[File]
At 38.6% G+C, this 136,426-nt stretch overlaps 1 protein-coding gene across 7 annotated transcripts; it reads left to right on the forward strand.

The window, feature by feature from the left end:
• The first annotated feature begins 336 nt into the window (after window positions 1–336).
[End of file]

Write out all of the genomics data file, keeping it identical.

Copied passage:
At 38.6% G+C, this 136,426-nt stretch overlaps 1 protein-coding gene across 7 annotated transcripts; it reads left to right on the forward strand.

The window, feature by feature from the left end:
• The first annotated feature begins 336 nt into the window (after window positions 1–336).